5m
29 Jul 2021

Queen should not be able to seek to amend legislation in her personal interests, says campaigner

Presenter

There’s growing controversy in Scotland over the Crown’s involvement in changing legislation that’s designed to cut carbon emissions.

The row centres on the use of Queen’s Consent, a convention where the Royal household is consulted on draft laws which might affect the Crown’s interests, including the Queen’s private land.

The Guardian newspaper reported that earlier this year, the Queen successfully sought to exclude her Balmoral estate from the Heat Networks bill, which was intended to ease the construction of pipelines to heat buildings with renewable energy.  It says the Queen has vetted at least 67 pieces of legislation in Scotland in the last two decades.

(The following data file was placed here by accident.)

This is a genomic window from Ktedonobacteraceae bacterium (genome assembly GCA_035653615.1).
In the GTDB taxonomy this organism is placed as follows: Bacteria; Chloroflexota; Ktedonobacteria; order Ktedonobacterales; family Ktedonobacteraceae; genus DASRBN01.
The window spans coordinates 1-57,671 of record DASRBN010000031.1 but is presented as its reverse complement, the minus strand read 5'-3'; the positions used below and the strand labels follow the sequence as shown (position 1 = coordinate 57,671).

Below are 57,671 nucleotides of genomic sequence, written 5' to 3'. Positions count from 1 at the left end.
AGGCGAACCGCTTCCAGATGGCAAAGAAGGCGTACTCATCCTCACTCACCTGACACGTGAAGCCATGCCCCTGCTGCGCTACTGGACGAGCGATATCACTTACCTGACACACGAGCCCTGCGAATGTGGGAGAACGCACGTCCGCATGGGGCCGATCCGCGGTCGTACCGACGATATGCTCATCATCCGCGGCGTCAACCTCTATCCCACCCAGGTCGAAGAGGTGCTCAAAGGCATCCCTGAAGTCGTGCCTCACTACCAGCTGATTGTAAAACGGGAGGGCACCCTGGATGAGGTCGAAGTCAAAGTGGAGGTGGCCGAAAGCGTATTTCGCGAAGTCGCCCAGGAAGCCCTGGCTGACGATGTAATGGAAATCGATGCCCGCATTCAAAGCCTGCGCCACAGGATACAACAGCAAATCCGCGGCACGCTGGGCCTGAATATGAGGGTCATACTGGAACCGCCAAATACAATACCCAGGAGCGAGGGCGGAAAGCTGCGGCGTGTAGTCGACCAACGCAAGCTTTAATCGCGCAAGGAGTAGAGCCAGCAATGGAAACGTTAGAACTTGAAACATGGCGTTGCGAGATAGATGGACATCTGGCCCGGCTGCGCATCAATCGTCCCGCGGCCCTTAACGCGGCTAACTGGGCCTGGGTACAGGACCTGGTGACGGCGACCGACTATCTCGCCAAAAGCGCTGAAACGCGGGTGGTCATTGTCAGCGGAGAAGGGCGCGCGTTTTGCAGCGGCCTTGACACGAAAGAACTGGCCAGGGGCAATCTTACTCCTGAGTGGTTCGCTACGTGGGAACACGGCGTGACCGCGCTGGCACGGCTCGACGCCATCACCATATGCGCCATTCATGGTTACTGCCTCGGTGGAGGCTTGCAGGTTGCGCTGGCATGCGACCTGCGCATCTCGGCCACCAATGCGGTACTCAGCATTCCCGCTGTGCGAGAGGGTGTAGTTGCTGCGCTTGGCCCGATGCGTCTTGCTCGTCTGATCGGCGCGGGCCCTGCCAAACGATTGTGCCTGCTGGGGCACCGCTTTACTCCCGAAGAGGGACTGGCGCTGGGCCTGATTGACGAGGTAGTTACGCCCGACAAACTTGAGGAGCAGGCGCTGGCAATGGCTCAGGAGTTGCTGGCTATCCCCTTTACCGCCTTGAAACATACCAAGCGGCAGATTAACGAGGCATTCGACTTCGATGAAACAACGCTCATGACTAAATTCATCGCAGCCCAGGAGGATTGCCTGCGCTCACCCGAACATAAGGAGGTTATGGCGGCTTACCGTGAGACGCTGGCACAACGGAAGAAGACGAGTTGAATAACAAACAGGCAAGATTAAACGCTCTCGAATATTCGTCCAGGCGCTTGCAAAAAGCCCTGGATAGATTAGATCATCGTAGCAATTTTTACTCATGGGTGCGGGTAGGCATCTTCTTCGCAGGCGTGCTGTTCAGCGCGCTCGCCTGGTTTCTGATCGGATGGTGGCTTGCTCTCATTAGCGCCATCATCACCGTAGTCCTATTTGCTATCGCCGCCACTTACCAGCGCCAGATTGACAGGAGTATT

Buckingham Palace told us the Royal Household can be consulted on bills – but the process is constrained by statute and common law and does not change the nature of any such bills.

We spoke to Andy Wightman, a former MSP for the Scottish Greens and a long-standing campaigner on land ownership, and asked him why he was concerned by these developments.